Pursuant to 42 U.S.C. § 405(g), this Court has authority to review the Commissioner's decision to deny benefits. The decision will be disturbed only if it is not supported by substantial evidence or if it is based upon the application of improper legal standards. Moncada v. Chater, 60 F.3d 521, 523 (9th Cir. 1995); Drouin v. Sullivan, 966 F.2d 1255, 1257 (9th Cir. 1992).
In this context, the term "substantial evidence" means "more than a mere scintilla but less than a preponderance -- it is such relevant evidence that a reasonable mind might accept as adequate to support the conclusion." Moncada, 60 F.3d at 523; see also Drouin, 966 F.2d at 1257. When determining whether substantial evidence exists to support the Commissioner's decision, the Court examines the administrative record as a whole, considering adverse as well as supporting evidence. Drouin, 966 F.2d at 1257; Hammock v. Bowen, 879 F.2d 498, 501 (9th Cir. 1989). Where the evidence is susceptible to more than one rational interpretation, the Court must defer to the decision of the Commissioner. Moncada, 60 F.3d at 523; Andrews v. Shalala, 53 F.3d 1035, 1039-40 (9th Cir. 1995); Drouin, 966 F.2d at 1258.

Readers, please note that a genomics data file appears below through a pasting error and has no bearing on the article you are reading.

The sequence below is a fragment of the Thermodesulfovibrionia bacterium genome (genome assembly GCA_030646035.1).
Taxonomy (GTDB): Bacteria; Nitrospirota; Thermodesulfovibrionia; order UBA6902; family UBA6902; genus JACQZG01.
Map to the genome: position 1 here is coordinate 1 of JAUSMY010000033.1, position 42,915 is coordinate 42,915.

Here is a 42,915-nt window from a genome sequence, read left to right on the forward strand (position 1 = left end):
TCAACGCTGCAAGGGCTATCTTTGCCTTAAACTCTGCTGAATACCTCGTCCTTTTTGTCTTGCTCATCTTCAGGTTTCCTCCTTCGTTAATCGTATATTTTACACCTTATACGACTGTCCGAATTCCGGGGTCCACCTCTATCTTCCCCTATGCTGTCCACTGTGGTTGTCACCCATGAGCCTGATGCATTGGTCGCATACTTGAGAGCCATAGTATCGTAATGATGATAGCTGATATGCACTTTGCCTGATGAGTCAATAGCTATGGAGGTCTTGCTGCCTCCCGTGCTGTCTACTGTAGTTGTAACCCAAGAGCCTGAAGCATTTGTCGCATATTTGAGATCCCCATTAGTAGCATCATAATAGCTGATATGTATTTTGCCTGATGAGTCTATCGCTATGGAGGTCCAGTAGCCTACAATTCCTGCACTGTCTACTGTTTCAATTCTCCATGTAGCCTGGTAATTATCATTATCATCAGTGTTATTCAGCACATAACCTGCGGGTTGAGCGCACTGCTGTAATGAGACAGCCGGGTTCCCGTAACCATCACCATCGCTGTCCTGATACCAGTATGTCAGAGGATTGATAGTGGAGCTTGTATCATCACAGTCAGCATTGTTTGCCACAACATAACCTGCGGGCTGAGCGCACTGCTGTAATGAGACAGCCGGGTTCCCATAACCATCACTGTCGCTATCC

Plaintiff contends that "the ALJ's denial of plaintiff's Child's Social Security Survivor Benefits claim was based upon incorrect application of statutory and case law." Joint Stipulation ("Joint Stip.") at 3. For the reasons set forth below, the Court respectfully disagrees with plaintiff, and affirms the ALJ's decision.
A. THE APPLICABLE STATUTES AND REGULATIONS